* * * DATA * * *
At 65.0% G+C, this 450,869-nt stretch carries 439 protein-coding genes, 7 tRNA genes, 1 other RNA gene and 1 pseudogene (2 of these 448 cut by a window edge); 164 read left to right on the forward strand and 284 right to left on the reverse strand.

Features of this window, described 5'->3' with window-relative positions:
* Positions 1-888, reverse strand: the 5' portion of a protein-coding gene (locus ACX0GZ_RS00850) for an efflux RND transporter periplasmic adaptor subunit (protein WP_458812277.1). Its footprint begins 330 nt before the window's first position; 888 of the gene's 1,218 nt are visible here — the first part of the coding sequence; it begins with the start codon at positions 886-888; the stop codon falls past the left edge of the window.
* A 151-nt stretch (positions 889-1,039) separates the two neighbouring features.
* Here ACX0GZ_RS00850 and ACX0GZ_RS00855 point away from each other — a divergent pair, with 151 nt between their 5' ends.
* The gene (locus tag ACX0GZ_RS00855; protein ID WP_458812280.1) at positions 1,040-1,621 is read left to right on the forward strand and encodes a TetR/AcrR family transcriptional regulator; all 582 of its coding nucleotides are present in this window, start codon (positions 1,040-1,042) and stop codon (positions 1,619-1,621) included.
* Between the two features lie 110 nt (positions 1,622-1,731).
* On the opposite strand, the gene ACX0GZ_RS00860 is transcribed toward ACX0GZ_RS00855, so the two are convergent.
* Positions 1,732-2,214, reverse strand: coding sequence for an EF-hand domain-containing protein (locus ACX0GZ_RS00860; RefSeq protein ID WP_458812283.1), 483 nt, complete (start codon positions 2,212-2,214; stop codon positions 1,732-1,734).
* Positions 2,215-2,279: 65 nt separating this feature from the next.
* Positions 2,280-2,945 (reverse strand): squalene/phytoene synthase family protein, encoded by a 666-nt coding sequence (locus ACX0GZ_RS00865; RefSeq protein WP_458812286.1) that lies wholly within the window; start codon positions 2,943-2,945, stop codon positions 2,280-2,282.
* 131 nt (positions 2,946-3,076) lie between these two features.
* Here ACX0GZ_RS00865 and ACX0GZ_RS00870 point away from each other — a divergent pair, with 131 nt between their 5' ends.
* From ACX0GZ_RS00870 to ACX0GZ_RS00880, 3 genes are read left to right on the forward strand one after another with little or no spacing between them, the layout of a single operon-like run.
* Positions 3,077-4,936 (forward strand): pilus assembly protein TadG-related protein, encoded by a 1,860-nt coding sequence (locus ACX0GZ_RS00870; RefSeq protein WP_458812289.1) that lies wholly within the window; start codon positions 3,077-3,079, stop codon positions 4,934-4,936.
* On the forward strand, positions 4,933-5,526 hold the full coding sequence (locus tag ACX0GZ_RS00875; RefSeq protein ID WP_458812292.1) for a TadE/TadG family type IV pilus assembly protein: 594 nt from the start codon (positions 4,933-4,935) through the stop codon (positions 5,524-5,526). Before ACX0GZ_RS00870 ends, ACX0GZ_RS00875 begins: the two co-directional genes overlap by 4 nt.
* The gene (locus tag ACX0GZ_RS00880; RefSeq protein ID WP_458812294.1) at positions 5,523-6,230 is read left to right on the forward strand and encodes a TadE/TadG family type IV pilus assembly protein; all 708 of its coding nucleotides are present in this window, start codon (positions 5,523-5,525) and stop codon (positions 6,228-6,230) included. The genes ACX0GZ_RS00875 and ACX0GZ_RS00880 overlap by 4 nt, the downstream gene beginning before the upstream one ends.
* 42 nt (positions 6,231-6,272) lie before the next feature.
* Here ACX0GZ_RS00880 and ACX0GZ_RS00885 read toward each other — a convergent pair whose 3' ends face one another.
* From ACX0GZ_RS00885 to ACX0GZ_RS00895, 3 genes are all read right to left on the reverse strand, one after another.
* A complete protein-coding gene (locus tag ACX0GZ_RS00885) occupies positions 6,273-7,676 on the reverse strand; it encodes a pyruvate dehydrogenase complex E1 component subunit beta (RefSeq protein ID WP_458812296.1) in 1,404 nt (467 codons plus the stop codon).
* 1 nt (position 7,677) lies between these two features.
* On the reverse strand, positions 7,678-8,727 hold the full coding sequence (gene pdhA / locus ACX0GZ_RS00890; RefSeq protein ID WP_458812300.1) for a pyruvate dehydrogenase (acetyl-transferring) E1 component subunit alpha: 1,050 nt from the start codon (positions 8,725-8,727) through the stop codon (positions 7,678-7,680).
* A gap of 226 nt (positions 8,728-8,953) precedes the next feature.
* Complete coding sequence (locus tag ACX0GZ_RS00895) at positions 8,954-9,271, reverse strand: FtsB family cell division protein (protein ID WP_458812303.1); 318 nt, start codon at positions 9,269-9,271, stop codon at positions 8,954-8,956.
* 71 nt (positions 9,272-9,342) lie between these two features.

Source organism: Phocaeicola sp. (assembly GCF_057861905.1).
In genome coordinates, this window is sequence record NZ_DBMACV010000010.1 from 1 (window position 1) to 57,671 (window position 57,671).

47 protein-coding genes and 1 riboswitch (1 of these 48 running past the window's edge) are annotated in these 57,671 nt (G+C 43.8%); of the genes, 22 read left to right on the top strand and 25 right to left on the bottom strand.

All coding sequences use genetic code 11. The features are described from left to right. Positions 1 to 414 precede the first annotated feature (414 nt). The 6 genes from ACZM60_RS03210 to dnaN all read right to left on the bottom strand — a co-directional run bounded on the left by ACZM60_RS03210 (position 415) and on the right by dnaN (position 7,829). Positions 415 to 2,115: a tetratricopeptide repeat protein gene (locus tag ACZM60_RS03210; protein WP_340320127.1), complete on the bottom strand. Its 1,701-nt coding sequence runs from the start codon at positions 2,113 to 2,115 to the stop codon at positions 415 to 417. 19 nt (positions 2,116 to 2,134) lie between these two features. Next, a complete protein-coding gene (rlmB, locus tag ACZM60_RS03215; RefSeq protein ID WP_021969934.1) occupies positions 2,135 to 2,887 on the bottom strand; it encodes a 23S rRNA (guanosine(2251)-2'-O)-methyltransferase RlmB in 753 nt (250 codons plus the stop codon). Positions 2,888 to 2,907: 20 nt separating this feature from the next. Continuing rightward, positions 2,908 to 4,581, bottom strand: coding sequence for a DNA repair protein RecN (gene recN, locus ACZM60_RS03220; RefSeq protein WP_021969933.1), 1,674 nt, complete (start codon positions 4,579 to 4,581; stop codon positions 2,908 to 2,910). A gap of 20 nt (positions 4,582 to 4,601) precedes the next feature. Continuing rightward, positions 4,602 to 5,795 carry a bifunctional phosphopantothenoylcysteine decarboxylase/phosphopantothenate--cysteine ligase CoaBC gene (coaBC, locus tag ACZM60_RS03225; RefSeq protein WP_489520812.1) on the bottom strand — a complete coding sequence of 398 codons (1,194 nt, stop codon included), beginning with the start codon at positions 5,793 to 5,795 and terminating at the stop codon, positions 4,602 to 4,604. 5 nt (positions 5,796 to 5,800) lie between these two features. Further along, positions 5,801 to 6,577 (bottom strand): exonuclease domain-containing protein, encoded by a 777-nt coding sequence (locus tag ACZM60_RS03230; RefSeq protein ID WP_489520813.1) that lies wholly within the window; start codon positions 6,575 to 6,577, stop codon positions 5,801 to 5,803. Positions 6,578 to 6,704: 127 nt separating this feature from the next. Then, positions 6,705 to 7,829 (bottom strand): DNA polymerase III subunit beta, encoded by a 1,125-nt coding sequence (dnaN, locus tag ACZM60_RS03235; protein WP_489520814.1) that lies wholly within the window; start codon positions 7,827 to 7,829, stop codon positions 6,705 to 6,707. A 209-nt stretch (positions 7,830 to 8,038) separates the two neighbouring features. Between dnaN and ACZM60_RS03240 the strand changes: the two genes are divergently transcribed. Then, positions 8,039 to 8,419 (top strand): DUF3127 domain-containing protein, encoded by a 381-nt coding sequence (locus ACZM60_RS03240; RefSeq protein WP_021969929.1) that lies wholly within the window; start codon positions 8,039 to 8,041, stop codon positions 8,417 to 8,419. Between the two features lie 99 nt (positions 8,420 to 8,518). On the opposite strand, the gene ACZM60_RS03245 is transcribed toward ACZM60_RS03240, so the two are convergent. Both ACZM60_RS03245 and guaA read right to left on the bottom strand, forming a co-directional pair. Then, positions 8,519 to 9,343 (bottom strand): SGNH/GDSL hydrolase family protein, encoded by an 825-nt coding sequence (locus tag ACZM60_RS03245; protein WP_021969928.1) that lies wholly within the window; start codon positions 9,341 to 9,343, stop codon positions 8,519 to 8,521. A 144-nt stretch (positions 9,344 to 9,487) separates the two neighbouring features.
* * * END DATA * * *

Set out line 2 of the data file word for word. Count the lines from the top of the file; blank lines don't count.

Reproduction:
Features of this window, described 5'->3' with window-relative positions: